Pa. Teachers Support Worker Freedom Case Before Supreme
This morning, the U.S. Supreme Court heard oral argument in a historic case, Janus v. AFSCME, that could free thousands of Pennsylvania teachers and other government workers from workplace coercion.
For decades, government workers in 22 states, including Pennsylvania, have faced an unjust workplace ultimatum: pay a union or lose your job. Even if these workers opt out of union membership, they still must pay the union a “fair share” fee as a condition of employment, which violates their constitutional rights.
But Mark Janus, an Illinois government worker and lead plaintiff in Janus v. AFSCME, has fought for his First Amendment rights of free speech and free association all the way to the Supreme Court. And he’s not alone.
Several Pennsylvania public schoolteachers are adding their voices in support of workplace freedom:
“That public sector unions have ever been permitted to compel teachers and other public employees to fund their lopsided political agendas is a travesty of justice.”
—Keith Williams, English teacher, Adams County
“Like the rest of working America, where people earn their entire paycheck, no company, or organization (union) should be able to steal money out of workers' earnings. This should be a choice for each individual based on their personal values, morals, and concerns.”
—Mike Edwards, 6th-Grade teacher, Lancaster County
“FAIR SHARE is UNFAIR.”
—Matt Eason, Health teacher, Chester County
“Every person has the right to freedom of speech and freedom to assemble without the threat of their livelihood being taken away. With coerced union dues I am forced to ‘associate’ and pay financial homage to a group with whom I disagree.”
—Julie Raab, Librarian, Dauphin County
“I pray the Supreme Court comes down on the side of liberty and freedom.”
— Frank Torquato, Music teacher (retired), Lackawanna County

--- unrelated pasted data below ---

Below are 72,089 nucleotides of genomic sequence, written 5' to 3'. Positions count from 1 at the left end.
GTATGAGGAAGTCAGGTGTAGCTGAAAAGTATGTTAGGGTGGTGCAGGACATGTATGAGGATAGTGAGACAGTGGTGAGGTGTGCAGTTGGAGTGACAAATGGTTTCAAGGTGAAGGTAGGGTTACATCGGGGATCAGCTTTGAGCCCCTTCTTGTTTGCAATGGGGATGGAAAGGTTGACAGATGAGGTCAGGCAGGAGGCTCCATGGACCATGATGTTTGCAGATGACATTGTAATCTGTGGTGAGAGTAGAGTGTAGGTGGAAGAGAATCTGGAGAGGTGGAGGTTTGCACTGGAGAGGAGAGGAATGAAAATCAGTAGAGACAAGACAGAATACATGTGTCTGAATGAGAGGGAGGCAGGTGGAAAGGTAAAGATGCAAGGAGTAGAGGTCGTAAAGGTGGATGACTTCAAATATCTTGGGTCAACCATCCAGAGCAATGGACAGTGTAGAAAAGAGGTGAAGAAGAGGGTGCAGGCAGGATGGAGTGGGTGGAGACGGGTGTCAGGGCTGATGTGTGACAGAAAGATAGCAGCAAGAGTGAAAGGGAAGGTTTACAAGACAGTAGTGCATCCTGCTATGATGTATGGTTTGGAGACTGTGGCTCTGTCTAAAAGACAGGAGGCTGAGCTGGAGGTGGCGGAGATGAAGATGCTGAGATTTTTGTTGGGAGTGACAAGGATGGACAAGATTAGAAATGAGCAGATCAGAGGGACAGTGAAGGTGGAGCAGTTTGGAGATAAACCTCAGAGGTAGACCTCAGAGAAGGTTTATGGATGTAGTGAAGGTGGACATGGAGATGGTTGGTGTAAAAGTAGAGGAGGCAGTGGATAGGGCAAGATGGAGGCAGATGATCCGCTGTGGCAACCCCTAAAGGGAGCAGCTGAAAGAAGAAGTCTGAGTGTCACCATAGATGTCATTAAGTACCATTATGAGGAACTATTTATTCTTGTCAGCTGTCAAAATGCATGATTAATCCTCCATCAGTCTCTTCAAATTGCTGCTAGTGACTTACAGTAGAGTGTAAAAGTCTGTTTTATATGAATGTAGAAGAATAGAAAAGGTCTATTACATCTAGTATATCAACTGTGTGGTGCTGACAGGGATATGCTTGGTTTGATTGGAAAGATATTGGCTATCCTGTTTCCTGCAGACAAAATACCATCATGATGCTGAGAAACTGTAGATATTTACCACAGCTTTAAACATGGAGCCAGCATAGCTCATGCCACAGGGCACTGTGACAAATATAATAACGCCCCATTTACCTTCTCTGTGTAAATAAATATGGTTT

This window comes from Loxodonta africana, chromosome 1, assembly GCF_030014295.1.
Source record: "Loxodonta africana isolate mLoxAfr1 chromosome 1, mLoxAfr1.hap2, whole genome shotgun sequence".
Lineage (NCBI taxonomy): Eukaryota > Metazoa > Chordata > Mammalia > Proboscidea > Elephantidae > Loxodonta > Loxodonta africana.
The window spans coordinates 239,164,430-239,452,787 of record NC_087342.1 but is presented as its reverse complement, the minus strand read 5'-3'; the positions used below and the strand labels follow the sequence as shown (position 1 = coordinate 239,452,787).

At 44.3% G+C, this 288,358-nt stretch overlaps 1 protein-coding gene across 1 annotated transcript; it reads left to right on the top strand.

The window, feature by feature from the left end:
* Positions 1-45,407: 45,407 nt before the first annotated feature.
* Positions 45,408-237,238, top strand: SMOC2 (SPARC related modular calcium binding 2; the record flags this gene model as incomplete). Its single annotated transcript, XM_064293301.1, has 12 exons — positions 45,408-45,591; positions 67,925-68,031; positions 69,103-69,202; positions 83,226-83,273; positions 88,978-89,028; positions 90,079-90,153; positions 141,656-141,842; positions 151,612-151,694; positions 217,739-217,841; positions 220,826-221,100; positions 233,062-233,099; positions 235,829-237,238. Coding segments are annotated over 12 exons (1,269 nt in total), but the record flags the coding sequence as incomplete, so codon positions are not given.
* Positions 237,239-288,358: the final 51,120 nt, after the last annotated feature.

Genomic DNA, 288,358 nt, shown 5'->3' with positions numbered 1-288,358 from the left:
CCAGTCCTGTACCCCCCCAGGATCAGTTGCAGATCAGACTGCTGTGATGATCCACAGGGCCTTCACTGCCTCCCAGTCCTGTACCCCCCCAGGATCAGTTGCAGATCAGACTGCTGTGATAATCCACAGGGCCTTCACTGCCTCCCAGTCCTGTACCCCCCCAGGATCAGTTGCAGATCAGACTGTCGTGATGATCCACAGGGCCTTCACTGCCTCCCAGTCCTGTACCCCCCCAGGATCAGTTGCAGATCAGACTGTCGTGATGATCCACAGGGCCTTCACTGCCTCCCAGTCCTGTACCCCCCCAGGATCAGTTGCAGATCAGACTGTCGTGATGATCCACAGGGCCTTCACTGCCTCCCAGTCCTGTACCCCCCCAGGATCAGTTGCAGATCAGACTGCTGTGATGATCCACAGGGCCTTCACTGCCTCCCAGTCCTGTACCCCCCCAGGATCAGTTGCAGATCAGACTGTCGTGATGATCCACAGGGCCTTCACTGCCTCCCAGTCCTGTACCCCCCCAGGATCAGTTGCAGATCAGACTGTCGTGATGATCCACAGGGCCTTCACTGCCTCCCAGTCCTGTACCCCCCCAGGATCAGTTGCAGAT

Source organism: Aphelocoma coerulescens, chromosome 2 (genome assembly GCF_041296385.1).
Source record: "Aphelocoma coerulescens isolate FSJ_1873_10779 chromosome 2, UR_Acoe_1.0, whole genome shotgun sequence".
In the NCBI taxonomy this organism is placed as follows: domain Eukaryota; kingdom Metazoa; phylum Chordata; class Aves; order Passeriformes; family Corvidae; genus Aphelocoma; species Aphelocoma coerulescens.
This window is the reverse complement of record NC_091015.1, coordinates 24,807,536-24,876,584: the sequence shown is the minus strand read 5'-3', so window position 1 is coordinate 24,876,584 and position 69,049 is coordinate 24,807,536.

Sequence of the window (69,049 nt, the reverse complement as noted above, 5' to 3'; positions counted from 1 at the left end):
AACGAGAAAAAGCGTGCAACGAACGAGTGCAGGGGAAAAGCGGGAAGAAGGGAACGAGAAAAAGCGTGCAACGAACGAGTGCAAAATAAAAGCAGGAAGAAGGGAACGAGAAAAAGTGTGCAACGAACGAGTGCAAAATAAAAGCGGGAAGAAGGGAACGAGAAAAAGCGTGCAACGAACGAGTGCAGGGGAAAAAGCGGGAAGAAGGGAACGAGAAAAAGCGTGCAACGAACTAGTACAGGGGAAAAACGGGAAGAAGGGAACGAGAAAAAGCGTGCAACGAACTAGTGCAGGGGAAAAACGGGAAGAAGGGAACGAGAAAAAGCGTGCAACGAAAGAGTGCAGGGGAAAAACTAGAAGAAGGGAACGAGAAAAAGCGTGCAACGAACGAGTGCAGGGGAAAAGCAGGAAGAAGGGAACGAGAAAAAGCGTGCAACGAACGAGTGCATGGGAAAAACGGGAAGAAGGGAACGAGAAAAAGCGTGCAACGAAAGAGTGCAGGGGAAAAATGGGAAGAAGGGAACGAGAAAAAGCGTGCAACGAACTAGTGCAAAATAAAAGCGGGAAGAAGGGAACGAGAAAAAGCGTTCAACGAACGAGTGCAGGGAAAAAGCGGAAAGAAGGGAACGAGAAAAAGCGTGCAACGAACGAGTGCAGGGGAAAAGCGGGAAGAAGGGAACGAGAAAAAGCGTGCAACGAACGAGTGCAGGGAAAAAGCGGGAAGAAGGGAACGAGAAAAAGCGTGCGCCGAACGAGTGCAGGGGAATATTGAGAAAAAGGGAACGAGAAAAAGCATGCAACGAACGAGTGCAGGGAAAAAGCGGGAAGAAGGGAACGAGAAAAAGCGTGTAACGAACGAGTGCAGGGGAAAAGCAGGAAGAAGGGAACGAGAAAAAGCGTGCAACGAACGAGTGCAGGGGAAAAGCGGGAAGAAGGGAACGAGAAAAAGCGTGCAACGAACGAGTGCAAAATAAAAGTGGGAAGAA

“These teachers are speaking out because they want to practice the freedoms the rest of us take for granted,” commented Nathan Benefield, vice president and COO for the Commonwealth Foundation. “We urge the Supreme Court to rule in Mark Janus’ favor and free these teachers from being forced to choose between funding an organization they disagree with or losing their jobs.”
Under the Supreme Court ruling in Abood v. Detroit Board of Education (1977), public employees who do not join the union can be required to pay “agency fees” or “compulsory fees” to the union to cover collective bargaining costs.
Janus contends that collective bargaining is political activity. Every public dollar spent on wages and benefits is a dollar that either takes away from other public priorities, such as road construction or public safety measures, or that requires tax increases. Thus, forcing public sector employees to support an organization and its political activities violates their First Amendment rights of freedom of association and freedom of speech.
In a 2015 nationwide survey of union members, 76 percent agreed that employees should have the right to decide, without force or penalty, whether to join or leave a labor union.
Commonwealth Foundation experts are available for comment. Please contact John Bouder 570-490-1042 or [email protected] to schedule an interview.